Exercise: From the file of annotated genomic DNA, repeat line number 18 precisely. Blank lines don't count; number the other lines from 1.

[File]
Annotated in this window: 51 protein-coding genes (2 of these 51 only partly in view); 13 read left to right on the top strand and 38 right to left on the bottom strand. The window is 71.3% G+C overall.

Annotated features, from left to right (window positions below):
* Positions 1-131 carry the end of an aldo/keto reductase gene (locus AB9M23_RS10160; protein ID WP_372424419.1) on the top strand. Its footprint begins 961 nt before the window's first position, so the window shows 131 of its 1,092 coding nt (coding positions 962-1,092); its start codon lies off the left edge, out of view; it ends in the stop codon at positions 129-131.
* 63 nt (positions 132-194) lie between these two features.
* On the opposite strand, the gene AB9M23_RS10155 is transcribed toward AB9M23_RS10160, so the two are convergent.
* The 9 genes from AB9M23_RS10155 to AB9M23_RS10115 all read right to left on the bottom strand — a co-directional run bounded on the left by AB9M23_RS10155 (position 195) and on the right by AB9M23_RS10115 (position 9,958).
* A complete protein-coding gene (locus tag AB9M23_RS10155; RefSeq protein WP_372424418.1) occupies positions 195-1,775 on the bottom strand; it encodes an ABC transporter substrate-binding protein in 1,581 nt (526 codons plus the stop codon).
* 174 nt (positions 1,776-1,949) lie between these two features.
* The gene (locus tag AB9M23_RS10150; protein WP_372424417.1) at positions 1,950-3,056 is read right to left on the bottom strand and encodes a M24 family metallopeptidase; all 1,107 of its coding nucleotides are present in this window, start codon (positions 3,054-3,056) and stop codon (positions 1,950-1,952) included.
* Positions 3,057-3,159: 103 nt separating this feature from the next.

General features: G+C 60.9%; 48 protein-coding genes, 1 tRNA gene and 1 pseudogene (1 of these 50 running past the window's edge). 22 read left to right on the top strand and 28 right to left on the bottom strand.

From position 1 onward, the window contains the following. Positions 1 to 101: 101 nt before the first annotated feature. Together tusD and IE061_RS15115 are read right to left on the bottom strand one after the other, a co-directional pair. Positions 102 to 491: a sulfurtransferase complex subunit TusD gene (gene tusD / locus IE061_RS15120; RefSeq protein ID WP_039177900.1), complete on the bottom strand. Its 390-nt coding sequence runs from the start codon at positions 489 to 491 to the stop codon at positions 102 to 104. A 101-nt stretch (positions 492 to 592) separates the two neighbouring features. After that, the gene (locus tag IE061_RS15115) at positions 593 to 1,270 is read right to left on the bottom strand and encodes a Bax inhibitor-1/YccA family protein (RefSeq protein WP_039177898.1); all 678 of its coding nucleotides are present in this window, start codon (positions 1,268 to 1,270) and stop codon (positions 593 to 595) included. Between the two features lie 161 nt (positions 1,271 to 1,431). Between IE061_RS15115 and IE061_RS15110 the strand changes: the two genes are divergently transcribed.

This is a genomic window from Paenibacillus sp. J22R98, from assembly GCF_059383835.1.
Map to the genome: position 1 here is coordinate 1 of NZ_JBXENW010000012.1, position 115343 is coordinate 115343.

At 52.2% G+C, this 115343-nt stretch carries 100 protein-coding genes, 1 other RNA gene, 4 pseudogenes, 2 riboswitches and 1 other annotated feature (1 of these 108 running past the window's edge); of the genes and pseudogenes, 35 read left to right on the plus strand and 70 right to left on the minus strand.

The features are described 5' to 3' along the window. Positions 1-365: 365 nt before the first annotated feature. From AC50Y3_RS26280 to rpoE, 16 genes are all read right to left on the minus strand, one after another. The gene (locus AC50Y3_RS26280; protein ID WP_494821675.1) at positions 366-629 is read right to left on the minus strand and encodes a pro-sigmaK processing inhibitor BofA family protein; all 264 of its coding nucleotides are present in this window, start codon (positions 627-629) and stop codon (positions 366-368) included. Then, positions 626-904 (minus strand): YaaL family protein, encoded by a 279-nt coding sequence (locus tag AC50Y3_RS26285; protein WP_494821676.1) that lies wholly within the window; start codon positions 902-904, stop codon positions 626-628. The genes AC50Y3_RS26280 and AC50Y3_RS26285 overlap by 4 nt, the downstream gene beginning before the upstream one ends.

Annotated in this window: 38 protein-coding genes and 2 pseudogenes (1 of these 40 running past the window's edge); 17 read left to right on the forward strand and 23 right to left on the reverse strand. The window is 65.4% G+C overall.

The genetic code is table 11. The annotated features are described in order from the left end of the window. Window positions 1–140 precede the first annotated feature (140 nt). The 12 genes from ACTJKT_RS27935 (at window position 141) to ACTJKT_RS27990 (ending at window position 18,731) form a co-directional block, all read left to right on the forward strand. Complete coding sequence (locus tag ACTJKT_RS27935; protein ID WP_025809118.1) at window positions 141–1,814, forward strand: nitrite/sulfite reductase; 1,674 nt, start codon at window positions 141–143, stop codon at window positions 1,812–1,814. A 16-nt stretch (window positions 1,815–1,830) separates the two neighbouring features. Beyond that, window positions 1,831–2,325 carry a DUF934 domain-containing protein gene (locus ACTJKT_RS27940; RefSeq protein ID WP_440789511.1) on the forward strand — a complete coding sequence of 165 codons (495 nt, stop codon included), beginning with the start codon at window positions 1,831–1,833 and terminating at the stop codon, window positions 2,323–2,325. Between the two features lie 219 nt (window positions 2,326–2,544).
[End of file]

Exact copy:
The genetic code is table 11. The annotated features are described in order from the left end of the window. Window positions 1–140 precede the first annotated feature (140 nt). The 12 genes from ACTJKT_RS27935 (at window position 141) to ACTJKT_RS27990 (ending at window position 18,731) form a co-directional block, all read left to right on the forward strand. Complete coding sequence (locus tag ACTJKT_RS27935; protein ID WP_025809118.1) at window positions 141–1,814, forward strand: nitrite/sulfite reductase; 1,674 nt, start codon at window positions 141–143, stop codon at window positions 1,812–1,814. A 16-nt stretch (window positions 1,815–1,830) separates the two neighbouring features. Beyond that, window positions 1,831–2,325 carry a DUF934 domain-containing protein gene (locus ACTJKT_RS27940; RefSeq protein ID WP_440789511.1) on the forward strand — a complete coding sequence of 165 codons (495 nt, stop codon included), beginning with the start codon at window positions 1,831–1,833 and terminating at the stop codon, window positions 2,323–2,325. Between the two features lie 219 nt (window positions 2,326–2,544).